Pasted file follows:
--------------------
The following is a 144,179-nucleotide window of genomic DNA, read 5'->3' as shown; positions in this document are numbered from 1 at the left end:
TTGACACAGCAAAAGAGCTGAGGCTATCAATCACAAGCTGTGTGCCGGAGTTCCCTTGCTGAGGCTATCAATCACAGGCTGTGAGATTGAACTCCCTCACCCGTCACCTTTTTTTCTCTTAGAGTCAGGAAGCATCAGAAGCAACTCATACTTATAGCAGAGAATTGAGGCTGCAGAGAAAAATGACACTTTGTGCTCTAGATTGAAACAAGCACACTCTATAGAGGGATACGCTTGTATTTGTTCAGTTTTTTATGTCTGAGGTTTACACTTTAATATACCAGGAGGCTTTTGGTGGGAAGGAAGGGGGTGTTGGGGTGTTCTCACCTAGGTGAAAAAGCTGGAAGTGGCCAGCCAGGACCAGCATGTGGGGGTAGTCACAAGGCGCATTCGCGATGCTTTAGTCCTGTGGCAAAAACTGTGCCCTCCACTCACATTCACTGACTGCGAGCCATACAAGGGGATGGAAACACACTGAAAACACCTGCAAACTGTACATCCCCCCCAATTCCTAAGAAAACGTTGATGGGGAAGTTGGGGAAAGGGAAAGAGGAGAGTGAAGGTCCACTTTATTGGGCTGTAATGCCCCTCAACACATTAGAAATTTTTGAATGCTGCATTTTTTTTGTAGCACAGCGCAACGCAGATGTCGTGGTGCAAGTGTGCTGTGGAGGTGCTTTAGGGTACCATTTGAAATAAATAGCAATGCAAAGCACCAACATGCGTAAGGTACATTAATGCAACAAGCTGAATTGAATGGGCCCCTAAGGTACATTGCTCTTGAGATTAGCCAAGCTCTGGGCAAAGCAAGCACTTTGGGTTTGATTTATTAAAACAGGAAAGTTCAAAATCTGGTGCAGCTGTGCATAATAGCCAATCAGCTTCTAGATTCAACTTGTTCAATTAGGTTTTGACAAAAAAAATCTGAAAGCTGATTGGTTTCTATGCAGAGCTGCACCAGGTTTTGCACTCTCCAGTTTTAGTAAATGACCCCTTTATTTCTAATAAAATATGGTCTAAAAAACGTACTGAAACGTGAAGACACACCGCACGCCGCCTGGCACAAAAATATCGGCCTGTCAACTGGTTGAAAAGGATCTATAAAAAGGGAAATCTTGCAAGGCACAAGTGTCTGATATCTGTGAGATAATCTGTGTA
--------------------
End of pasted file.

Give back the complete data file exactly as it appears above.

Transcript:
The following is a 144,179-nucleotide window of genomic DNA, read 5'->3' as shown; positions in this document are numbered from 1 at the left end:
TTGACACAGCAAAAGAGCTGAGGCTATCAATCACAAGCTGTGTGCCGGAGTTCCCTTGCTGAGGCTATCAATCACAGGCTGTGAGATTGAACTCCCTCACCCGTCACCTTTTTTTCTCTTAGAGTCAGGAAGCATCAGAAGCAACTCATACTTATAGCAGAGAATTGAGGCTGCAGAGAAAAATGACACTTTGTGCTCTAGATTGAAACAAGCACACTCTATAGAGGGATACGCTTGTATTTGTTCAGTTTTTTATGTCTGAGGTTTACACTTTAATATACCAGGAGGCTTTTGGTGGGAAGGAAGGGGGTGTTGGGGTGTTCTCACCTAGGTGAAAAAGCTGGAAGTGGCCAGCCAGGACCAGCATGTGGGGGTAGTCACAAGGCGCATTCGCGATGCTTTAGTCCTGTGGCAAAAACTGTGCCCTCCACTCACATTCACTGACTGCGAGCCATACAAGGGGATGGAAACACACTGAAAACACCTGCAAACTGTACATCCCCCCCAATTCCTAAGAAAACGTTGATGGGGAAGTTGGGGAAAGGGAAAGAGGAGAGTGAAGGTCCACTTTATTGGGCTGTAATGCCCCTCAACACATTAGAAATTTTTGAATGCTGCATTTTTTTTGTAGCACAGCGCAACGCAGATGTCGTGGTGCAAGTGTGCTGTGGAGGTGCTTTAGGGTACCATTTGAAATAAATAGCAATGCAAAGCACCAACATGCGTAAGGTACATTAATGCAACAAGCTGAATTGAATGGGCCCCTAAGGTACATTGCTCTTGAGATTAGCCAAGCTCTGGGCAAAGCAAGCACTTTGGGTTTGATTTATTAAAACAGGAAAGTTCAAAATCTGGTGCAGCTGTGCATAATAGCCAATCAGCTTCTAGATTCAACTTGTTCAATTAGGTTTTGACAAAAAAAATCTGAAAGCTGATTGGTTTCTATGCAGAGCTGCACCAGGTTTTGCACTCTCCAGTTTTAGTAAATGACCCCTTTATTTCTAATAAAATATGGTCTAAAAAACGTACTGAAACGTGAAGACACACCGCACGCCGCCTGGCACAAAAATATCGGCCTGTCAACTGGTTGAAAAGGATCTATAAAAAGGGAAATCTTGCAAGGCACAAGTGTCTGATATCTGTGAGATAATCTGTGTA